To be able to further analyse the data, the children were subdivided into three groups according to the division made in primary schools, i.e. 6–9, 10–12 and 13–16. The reason for the first and the last cohorts having four age year groups each is that children start school in the autumn and hence could be either 6 or 7 when they enter the mandatory 9 years primary school.

2.2.2 UK

For Great Britain (i.e. the UK excluding Northern Ireland) the national accident database of police reported casualties (STATS19) is used to collect data on road accidents involving personal injury and classifies injuries as: fatal, serious or slight. Police at the scene of a crash should also record whether the casualty occurred on the way to or from school. However, for buses, coaches or minibuses, casualties will include only those who were vehicle occupants or were boarding or alighting. They will not include those injured subsequent to leaving, or prior to boarding the vehicle, or waiting at bus stops. These will be included within the definition of pedestrian casualty. In addition, whilst bus and minibus occupant casualties and serious injuries are known to be well recorded, less serious injuries and pedestrian casualties are known to be under-reported [39].

In 2002, a more detailed study undertaken for the Scottish Executive [40] reviewed all child pedestrian casualty data for Scotland for 1999 and 2000 meeting the following criteria:
  • Whether the crash occurred between 7 a.m. and 9.15 a.m. Monday–Friday, at lunch times, or between 3 p.m.–5 p.m. Monday–Thursday, or 12.15 p.m.–5 p.m. Wednesdays and Fridays

  • Whether the casualty was aged 5–17 years

  • Whether the casualty was a pedestrian or a boarding or alighting bus passenger

For each incident meeting these criteria the individual accident report was analysed to identify whether a bus or coach had been involved and the circumstances of the injury to ascertain the extent of the problem where buses are involved.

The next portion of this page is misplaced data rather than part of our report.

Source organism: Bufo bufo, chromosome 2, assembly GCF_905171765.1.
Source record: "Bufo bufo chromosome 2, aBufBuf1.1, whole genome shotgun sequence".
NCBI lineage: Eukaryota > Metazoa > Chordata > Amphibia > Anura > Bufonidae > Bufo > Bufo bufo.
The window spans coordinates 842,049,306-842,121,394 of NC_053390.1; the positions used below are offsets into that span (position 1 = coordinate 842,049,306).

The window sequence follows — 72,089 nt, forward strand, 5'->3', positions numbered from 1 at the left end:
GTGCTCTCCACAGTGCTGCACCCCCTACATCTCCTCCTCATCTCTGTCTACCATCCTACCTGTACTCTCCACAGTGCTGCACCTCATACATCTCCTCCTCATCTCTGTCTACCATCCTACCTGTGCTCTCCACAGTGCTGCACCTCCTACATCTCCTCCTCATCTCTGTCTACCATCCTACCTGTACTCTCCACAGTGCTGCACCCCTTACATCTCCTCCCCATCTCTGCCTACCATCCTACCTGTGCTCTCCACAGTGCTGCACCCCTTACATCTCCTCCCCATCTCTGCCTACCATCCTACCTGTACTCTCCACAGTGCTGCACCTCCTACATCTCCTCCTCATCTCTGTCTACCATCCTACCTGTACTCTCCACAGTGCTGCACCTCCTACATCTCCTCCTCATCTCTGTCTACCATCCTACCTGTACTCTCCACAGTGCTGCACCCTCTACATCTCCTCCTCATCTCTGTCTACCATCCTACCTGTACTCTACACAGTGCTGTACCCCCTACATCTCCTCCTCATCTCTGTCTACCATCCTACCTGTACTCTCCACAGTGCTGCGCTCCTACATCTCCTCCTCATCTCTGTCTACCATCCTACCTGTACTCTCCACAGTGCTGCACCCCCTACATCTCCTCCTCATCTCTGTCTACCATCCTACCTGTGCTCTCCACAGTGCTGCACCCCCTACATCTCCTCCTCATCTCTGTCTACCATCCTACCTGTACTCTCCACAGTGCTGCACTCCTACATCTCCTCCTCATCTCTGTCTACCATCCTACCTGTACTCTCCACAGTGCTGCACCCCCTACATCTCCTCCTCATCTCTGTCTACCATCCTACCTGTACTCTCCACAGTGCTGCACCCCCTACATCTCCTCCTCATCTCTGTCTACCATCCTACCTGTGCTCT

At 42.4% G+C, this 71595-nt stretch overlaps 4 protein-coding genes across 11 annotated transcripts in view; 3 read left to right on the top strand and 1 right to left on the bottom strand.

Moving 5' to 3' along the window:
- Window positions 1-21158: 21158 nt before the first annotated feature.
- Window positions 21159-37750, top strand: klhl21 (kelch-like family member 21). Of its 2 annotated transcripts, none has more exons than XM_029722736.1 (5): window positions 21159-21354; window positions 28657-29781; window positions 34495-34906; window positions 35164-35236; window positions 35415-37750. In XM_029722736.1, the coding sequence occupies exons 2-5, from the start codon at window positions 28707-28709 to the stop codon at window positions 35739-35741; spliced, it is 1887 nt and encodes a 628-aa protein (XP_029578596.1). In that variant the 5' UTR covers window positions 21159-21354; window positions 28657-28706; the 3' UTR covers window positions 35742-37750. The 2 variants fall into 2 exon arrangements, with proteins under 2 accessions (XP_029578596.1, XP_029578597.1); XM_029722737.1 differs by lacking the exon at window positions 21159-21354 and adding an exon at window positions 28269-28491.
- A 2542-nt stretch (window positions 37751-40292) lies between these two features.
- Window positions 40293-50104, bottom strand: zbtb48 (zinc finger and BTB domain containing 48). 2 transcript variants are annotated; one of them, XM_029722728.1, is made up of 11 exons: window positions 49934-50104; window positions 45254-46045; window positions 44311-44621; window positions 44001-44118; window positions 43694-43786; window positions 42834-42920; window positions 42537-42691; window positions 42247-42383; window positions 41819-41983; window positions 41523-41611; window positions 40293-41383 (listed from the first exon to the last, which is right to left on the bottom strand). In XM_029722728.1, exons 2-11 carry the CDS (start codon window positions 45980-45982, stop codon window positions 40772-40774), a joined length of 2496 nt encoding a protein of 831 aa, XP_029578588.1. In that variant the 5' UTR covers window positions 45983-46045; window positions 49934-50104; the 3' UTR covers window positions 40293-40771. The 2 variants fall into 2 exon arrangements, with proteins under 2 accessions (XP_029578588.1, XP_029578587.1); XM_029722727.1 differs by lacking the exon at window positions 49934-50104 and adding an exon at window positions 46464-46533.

3 Results

3.1 Crashes, children, severity and road user categories

The Swedish data step 1 yielded in total 1,515 cases, in which a child was injured on school days during the time interval selected (6 a.m.–4.59 p.m.). From these cases, based on the inclusion and exclusion criteria in step 2, a total of 361 injured children in 256 injury events were selected. The distribution of MAIS (Table 1) shows that 15 were fatal, 96 suffered MAIS 2+ injuries and 250 MAIS 1. Injuries sustained by children as pedestrians (61%) and bus passengers (36%) dominated the road user type panorama.
Table 1

Number of killed and injured children 6–16 years old in school transport in 1994–2001, with respect to the distribution of MAIS-classification of injuries and fatalities, and with respect to road user categories

Road user category

Injury severity

Fatal

MAIS 2+

MAIS 1

All

Bus occupant

6

13

111

130

Car occupant

0

4

4

8

Cyclist

0

2

1

3

Pedestrians

9

77

133

219

Other

0

0

1

1

Total

15

96

250

361

When further elaborating the results from the age cohort 13–16 years of age, representing 36% of the sample, it was revealed that 46% of the injured and killed were in this age. Among the 15 fatally injured children, eight (53%) were 13–16 years of age. The corresponding figures for MAIS 2+ and MAIS 1 injuries for this age cohort were, 47% and 45%, respectively.